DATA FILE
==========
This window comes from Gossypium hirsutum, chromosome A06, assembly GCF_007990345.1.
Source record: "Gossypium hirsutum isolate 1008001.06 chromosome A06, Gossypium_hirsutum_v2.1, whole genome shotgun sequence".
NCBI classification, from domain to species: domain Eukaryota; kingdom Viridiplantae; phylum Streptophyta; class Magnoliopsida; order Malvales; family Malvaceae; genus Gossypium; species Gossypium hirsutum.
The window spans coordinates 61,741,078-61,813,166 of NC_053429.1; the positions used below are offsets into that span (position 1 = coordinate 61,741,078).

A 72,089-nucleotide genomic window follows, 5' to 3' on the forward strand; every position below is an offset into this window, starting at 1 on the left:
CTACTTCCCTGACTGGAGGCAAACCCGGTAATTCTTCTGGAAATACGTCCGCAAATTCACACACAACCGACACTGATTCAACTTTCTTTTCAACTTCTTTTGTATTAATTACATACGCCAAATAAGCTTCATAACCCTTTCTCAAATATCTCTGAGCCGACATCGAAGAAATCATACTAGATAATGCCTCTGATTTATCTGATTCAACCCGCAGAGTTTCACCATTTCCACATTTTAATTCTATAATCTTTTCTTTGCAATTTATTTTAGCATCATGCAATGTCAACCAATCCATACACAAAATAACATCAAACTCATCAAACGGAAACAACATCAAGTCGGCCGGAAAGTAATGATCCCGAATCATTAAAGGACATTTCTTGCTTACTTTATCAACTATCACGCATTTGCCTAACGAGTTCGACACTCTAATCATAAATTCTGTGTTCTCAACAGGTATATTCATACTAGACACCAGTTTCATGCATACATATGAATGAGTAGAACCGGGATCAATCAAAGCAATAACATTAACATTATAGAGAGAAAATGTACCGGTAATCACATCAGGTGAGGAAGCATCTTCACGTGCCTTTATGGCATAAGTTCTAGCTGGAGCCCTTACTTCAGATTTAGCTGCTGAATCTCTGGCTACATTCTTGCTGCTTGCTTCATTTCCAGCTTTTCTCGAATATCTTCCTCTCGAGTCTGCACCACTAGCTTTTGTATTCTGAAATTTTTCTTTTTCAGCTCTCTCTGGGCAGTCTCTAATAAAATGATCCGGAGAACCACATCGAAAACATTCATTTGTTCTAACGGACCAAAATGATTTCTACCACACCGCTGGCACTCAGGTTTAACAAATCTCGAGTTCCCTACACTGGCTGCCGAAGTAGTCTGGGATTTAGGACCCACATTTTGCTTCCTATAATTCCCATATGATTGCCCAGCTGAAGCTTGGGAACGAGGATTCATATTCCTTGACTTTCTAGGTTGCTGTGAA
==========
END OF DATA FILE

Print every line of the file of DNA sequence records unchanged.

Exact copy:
This window comes from Gossypium hirsutum, chromosome A06, assembly GCF_007990345.1.
Source record: "Gossypium hirsutum isolate 1008001.06 chromosome A06, Gossypium_hirsutum_v2.1, whole genome shotgun sequence".
NCBI classification, from domain to species: domain Eukaryota; kingdom Viridiplantae; phylum Streptophyta; class Magnoliopsida; order Malvales; family Malvaceae; genus Gossypium; species Gossypium hirsutum.
The window spans coordinates 61,741,078-61,813,166 of NC_053429.1; the positions used below are offsets into that span (position 1 = coordinate 61,741,078).

A 72,089-nucleotide genomic window follows, 5' to 3' on the forward strand; every position below is an offset into this window, starting at 1 on the left:
CTACTTCCCTGACTGGAGGCAAACCCGGTAATTCTTCTGGAAATACGTCCGCAAATTCACACACAACCGACACTGATTCAACTTTCTTTTCAACTTCTTTTGTATTAATTACATACGCCAAATAAGCTTCATAACCCTTTCTCAAATATCTCTGAGCCGACATCGAAGAAATCATACTAGATAATGCCTCTGATTTATCTGATTCAACCCGCAGAGTTTCACCATTTCCACATTTTAATTCTATAATCTTTTCTTTGCAATTTATTTTAGCATCATGCAATGTCAACCAATCCATACACAAAATAACATCAAACTCATCAAACGGAAACAACATCAAGTCGGCCGGAAAGTAATGATCCCGAATCATTAAAGGACATTTCTTGCTTACTTTATCAACTATCACGCATTTGCCTAACGAGTTCGACACTCTAATCATAAATTCTGTGTTCTCAACAGGTATATTCATACTAGACACCAGTTTCATGCATACATATGAATGAGTAGAACCGGGATCAATCAAAGCAATAACATTAACATTATAGAGAGAAAATGTACCGGTAATCACATCAGGTGAGGAAGCATCTTCACGTGCCTTTATGGCATAAGTTCTAGCTGGAGCCCTTACTTCAGATTTAGCTGCTGAATCTCTGGCTACATTCTTGCTGCTTGCTTCATTTCCAGCTTTTCTCGAATATCTTCCTCTCGAGTCTGCACCACTAGCTTTTGTATTCTGAAATTTTTCTTTTTCAGCTCTCTCTGGGCAGTCTCTAATAAAATGATCCGGAGAACCACATCGAAAACATTCATTTGTTCTAACGGACCAAAATGATTTCTACCACACCGCTGGCACTCAGGTTTAACAAATCTCGAGTTCCCTACACTGGCTGCCGAAGTAGTCTGGGATTTAGGACCCACATTTTGCTTCCTATAATTCCCATATGATTGCCCAGCTGAAGCTTGGGAACGAGGATTCATATTCCTTGACTTTCTAGGTTGCTGTGAA